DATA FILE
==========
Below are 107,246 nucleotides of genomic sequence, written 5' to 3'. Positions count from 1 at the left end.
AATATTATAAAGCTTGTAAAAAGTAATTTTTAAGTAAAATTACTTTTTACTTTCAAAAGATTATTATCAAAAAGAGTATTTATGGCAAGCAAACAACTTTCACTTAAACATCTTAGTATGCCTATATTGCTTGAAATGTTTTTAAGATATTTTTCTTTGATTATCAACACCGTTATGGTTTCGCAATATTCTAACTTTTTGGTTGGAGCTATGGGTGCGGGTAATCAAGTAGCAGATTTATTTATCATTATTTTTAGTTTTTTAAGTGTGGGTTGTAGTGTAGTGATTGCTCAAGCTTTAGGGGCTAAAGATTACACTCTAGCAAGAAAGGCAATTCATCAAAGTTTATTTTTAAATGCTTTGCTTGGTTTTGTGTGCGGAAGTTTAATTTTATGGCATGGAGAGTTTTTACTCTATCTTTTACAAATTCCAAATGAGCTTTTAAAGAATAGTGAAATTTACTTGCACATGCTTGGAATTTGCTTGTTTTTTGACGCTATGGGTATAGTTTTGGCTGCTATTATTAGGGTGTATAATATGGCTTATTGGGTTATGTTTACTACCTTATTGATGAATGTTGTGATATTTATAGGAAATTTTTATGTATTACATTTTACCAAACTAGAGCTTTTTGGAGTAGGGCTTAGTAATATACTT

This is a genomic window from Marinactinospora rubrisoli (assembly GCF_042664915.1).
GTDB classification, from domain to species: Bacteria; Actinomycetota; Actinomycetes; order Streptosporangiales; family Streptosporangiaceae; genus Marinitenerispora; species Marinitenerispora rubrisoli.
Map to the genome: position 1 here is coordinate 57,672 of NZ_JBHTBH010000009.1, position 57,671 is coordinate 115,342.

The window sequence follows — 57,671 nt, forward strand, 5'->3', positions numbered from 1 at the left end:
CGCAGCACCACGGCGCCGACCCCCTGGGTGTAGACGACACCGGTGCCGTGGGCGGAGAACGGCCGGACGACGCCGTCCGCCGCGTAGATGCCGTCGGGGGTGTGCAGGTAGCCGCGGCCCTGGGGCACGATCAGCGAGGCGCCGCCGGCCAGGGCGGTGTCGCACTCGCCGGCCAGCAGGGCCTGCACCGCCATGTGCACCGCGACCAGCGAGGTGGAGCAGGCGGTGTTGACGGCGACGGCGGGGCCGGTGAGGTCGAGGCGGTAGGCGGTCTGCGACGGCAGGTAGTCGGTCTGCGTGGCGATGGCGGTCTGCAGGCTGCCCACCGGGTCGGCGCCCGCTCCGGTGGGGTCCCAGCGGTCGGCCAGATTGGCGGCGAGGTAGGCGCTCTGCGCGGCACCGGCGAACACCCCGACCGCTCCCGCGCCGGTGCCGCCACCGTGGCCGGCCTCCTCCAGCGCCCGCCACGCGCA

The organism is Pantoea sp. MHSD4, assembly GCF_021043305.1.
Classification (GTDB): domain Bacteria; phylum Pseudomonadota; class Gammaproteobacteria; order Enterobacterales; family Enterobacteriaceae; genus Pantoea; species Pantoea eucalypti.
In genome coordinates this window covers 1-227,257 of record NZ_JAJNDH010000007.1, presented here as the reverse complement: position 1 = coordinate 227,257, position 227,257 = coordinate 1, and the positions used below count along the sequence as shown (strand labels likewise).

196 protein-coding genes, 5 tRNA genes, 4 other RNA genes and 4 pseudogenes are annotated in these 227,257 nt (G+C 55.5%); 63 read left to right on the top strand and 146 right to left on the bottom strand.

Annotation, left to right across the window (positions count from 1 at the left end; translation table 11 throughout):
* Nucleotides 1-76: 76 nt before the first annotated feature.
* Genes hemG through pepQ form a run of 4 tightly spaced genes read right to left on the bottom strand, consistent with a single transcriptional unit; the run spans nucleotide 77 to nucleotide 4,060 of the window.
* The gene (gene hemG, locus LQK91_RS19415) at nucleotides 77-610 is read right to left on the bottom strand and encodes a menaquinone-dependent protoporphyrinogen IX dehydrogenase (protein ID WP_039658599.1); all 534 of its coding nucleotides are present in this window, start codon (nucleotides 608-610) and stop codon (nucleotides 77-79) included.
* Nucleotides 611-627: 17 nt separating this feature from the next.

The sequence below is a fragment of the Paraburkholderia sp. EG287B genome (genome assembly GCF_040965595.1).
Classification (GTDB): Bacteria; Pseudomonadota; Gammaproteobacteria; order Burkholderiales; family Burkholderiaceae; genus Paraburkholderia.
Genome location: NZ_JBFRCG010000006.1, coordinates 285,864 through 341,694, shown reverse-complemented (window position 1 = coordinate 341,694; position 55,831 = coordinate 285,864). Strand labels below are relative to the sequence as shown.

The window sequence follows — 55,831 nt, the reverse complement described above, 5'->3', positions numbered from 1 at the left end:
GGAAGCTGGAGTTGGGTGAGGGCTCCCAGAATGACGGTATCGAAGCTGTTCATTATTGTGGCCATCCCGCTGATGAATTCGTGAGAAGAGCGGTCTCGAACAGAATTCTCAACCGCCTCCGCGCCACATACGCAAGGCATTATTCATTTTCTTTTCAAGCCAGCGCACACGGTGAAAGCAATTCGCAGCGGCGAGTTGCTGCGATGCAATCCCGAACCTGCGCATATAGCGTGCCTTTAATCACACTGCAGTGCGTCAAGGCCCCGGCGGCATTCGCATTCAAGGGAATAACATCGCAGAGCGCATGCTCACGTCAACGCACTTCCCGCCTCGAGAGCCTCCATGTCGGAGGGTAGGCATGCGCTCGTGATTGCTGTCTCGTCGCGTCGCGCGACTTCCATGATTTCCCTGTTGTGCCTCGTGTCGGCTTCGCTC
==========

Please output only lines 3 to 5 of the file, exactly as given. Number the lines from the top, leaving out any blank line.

This is a genomic window from Marinactinospora rubrisoli (assembly GCF_042664915.1).
GTDB classification, from domain to species: Bacteria; Actinomycetota; Actinomycetes; order Streptosporangiales; family Streptosporangiaceae; genus Marinitenerispora; species Marinitenerispora rubrisoli.
Map to the genome: position 1 here is coordinate 57,672 of NZ_JBHTBH010000009.1, position 57,671 is coordinate 115,342.